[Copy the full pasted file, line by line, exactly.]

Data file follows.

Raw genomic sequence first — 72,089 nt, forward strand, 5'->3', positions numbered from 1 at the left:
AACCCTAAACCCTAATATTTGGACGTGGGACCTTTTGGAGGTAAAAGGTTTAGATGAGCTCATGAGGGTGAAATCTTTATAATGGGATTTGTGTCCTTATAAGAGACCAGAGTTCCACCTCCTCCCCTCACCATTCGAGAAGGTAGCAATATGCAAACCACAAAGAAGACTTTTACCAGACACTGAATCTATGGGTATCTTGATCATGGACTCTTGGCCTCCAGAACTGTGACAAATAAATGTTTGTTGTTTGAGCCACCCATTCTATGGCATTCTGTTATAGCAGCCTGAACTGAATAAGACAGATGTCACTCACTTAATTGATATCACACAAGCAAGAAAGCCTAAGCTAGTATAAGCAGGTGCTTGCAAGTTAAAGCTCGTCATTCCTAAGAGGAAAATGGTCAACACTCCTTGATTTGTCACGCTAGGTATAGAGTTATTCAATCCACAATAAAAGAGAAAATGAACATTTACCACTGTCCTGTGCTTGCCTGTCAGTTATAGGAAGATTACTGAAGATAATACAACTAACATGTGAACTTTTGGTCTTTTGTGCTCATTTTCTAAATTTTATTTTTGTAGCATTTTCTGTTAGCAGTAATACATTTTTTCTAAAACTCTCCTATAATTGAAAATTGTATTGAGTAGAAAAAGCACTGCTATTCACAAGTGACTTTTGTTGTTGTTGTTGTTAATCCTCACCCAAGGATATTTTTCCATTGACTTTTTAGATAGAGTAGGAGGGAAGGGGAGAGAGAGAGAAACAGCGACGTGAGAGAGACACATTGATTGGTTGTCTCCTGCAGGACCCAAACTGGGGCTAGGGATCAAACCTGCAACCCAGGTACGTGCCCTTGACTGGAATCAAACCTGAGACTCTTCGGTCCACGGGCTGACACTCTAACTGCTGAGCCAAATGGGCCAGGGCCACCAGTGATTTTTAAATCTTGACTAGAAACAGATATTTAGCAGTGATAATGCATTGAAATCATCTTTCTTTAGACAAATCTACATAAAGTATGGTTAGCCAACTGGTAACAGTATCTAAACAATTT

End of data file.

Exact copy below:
Raw genomic sequence first — 72,089 nt, forward strand, 5'->3', positions numbered from 1 at the left:
AACCCTAAACCCTAATATTTGGACGTGGGACCTTTTGGAGGTAAAAGGTTTAGATGAGCTCATGAGGGTGAAATCTTTATAATGGGATTTGTGTCCTTATAAGAGACCAGAGTTCCACCTCCTCCCCTCACCATTCGAGAAGGTAGCAATATGCAAACCACAAAGAAGACTTTTACCAGACACTGAATCTATGGGTATCTTGATCATGGACTCTTGGCCTCCAGAACTGTGACAAATAAATGTTTGTTGTTTGAGCCACCCATTCTATGGCATTCTGTTATAGCAGCCTGAACTGAATAAGACAGATGTCACTCACTTAATTGATATCACACAAGCAAGAAAGCCTAAGCTAGTATAAGCAGGTGCTTGCAAGTTAAAGCTCGTCATTCCTAAGAGGAAAATGGTCAACACTCCTTGATTTGTCACGCTAGGTATAGAGTTATTCAATCCACAATAAAAGAGAAAATGAACATTTACCACTGTCCTGTGCTTGCCTGTCAGTTATAGGAAGATTACTGAAGATAATACAACTAACATGTGAACTTTTGGTCTTTTGTGCTCATTTTCTAAATTTTATTTTTGTAGCATTTTCTGTTAGCAGTAATACATTTTTTCTAAAACTCTCCTATAATTGAAAATTGTATTGAGTAGAAAAAGCACTGCTATTCACAAGTGACTTTTGTTGTTGTTGTTGTTAATCCTCACCCAAGGATATTTTTCCATTGACTTTTTAGATAGAGTAGGAGGGAAGGGGAGAGAGAGAGAAACAGCGACGTGAGAGAGACACATTGATTGGTTGTCTCCTGCAGGACCCAAACTGGGGCTAGGGATCAAACCTGCAACCCAGGTACGTGCCCTTGACTGGAATCAAACCTGAGACTCTTCGGTCCACGGGCTGACACTCTAACTGCTGAGCCAAATGGGCCAGGGCCACCAGTGATTTTTAAATCTTGACTAGAAACAGATATTTAGCAGTGATAATGCATTGAAATCATCTTTCTTTAGACAAATCTACATAAAGTATGGTTAGCCAACTGGTAACAGTATCTAAACAATTT